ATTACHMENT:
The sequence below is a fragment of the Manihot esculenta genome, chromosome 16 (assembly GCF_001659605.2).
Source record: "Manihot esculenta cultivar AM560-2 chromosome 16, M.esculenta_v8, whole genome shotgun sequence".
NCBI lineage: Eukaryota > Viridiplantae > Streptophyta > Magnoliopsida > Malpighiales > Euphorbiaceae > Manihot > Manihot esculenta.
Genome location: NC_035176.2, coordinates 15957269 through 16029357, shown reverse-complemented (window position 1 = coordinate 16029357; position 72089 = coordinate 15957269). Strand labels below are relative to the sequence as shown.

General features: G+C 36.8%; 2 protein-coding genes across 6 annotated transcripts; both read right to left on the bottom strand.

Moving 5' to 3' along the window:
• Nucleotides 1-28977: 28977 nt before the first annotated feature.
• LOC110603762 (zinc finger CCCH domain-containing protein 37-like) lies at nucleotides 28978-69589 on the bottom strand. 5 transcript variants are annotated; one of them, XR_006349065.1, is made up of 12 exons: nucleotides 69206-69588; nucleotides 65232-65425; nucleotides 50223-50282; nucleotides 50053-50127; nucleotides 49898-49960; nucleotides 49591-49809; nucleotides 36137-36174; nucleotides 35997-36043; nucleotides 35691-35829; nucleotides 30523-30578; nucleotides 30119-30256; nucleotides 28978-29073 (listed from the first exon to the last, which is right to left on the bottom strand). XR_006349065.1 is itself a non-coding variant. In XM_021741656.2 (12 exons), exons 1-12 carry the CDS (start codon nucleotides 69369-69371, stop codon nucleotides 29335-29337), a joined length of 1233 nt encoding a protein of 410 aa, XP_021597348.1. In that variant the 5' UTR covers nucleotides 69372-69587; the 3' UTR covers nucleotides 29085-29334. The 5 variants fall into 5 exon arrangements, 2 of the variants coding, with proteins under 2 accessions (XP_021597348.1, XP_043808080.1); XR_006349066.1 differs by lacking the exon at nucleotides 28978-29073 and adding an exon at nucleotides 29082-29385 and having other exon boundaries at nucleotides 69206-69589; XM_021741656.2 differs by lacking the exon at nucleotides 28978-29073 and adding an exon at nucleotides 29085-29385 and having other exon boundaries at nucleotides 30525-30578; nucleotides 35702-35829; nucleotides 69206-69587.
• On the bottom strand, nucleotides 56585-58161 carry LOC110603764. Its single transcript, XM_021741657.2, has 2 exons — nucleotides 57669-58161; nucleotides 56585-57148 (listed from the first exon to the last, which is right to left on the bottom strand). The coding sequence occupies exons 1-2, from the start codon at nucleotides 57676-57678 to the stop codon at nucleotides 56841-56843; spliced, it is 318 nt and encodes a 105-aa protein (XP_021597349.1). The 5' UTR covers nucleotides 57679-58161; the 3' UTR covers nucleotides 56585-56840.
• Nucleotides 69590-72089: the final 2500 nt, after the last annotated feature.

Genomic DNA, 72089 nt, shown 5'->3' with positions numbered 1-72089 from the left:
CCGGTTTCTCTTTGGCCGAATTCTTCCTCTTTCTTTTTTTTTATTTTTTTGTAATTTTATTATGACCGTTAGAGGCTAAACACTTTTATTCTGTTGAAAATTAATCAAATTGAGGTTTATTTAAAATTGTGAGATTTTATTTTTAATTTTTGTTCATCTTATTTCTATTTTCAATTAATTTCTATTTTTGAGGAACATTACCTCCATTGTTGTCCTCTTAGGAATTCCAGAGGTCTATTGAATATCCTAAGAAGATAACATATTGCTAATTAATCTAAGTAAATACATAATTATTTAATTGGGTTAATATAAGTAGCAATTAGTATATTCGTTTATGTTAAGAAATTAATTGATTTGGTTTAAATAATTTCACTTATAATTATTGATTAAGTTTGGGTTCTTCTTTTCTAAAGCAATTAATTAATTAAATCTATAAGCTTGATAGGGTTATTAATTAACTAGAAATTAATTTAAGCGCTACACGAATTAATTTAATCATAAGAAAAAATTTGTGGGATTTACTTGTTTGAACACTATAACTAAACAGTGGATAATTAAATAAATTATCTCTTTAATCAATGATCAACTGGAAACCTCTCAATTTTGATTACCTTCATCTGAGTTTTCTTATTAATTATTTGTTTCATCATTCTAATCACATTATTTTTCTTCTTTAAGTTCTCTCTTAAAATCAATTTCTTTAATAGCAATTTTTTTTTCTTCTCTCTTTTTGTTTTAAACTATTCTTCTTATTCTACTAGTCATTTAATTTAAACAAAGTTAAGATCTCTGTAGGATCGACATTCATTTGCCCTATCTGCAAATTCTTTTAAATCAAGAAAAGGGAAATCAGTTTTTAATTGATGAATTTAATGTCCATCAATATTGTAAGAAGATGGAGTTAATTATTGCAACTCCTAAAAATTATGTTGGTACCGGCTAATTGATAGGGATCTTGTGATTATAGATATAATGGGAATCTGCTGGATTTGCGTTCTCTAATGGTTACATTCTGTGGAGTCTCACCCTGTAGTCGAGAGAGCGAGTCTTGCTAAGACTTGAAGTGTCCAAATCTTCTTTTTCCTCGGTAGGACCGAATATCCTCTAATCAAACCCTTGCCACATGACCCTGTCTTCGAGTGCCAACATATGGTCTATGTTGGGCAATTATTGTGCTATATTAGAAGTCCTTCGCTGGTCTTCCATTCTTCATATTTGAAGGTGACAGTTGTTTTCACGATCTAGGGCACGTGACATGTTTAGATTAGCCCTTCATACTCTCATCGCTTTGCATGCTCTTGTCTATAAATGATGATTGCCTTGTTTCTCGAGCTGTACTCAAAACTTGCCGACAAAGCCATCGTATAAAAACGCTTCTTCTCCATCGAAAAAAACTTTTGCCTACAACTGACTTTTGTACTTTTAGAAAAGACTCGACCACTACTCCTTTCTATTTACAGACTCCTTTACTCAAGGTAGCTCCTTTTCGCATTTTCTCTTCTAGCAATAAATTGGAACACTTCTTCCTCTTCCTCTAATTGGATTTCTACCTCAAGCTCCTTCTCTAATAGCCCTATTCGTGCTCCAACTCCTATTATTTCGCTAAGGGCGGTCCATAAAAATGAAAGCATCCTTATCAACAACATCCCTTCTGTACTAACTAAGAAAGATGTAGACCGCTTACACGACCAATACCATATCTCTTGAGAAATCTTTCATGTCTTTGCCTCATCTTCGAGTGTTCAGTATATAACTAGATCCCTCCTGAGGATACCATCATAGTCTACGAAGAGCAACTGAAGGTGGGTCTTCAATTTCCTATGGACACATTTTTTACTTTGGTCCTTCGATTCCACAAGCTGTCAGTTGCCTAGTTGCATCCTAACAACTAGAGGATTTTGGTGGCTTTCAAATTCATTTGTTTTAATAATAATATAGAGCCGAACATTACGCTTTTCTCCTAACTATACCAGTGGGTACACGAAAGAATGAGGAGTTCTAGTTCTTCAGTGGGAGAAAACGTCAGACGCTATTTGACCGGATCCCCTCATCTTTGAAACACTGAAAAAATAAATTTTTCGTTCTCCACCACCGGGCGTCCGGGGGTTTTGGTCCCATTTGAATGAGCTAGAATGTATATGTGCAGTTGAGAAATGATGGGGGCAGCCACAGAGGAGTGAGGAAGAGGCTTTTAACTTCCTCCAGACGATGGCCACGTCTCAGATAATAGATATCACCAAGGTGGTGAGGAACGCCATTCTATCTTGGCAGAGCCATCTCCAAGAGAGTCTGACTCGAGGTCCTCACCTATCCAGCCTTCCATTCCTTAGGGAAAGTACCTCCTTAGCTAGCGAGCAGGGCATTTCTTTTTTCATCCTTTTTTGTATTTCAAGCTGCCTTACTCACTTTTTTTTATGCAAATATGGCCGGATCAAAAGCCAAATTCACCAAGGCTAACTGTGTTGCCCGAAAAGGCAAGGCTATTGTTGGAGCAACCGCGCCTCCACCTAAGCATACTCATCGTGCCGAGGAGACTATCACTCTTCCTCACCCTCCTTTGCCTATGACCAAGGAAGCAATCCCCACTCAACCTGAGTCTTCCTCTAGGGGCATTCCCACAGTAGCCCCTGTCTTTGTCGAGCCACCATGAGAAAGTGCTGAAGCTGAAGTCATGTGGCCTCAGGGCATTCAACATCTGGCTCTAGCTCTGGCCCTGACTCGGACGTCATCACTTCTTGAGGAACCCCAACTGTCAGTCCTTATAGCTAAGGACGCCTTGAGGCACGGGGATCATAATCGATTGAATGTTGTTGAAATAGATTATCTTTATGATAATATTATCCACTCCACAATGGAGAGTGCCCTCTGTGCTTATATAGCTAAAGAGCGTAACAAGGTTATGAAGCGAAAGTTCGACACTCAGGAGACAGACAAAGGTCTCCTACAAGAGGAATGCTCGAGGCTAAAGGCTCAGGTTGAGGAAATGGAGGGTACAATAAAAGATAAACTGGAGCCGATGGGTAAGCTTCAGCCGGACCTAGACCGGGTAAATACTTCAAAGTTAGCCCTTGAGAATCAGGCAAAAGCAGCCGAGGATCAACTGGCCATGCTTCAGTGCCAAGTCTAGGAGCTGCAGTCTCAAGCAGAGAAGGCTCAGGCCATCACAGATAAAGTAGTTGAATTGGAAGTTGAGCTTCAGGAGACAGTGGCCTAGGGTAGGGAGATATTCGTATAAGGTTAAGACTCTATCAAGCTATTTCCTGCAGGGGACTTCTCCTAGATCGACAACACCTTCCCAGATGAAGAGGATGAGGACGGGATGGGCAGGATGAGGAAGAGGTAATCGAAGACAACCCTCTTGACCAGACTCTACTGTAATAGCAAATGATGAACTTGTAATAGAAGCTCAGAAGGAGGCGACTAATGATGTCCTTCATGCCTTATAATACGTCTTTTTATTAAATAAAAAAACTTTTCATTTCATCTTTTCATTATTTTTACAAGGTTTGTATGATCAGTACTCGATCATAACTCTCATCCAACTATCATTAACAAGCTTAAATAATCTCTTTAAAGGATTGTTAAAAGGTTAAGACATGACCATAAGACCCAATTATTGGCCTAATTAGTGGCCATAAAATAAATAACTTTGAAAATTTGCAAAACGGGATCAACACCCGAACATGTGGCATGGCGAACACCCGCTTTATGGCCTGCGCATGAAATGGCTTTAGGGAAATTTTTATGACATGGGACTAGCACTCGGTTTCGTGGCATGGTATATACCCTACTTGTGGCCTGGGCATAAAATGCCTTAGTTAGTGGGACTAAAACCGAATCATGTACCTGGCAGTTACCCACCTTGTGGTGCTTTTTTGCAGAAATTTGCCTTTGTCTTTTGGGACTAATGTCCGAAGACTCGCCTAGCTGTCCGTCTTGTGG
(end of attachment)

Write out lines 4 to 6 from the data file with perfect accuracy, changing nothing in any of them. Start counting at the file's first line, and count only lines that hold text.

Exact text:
Genome location: NC_035176.2, coordinates 15957269 through 16029357, shown reverse-complemented (window position 1 = coordinate 16029357; position 72089 = coordinate 15957269). Strand labels below are relative to the sequence as shown.

General features: G+C 36.8%; 2 protein-coding genes across 6 annotated transcripts; both read right to left on the bottom strand.

Moving 5' to 3' along the window: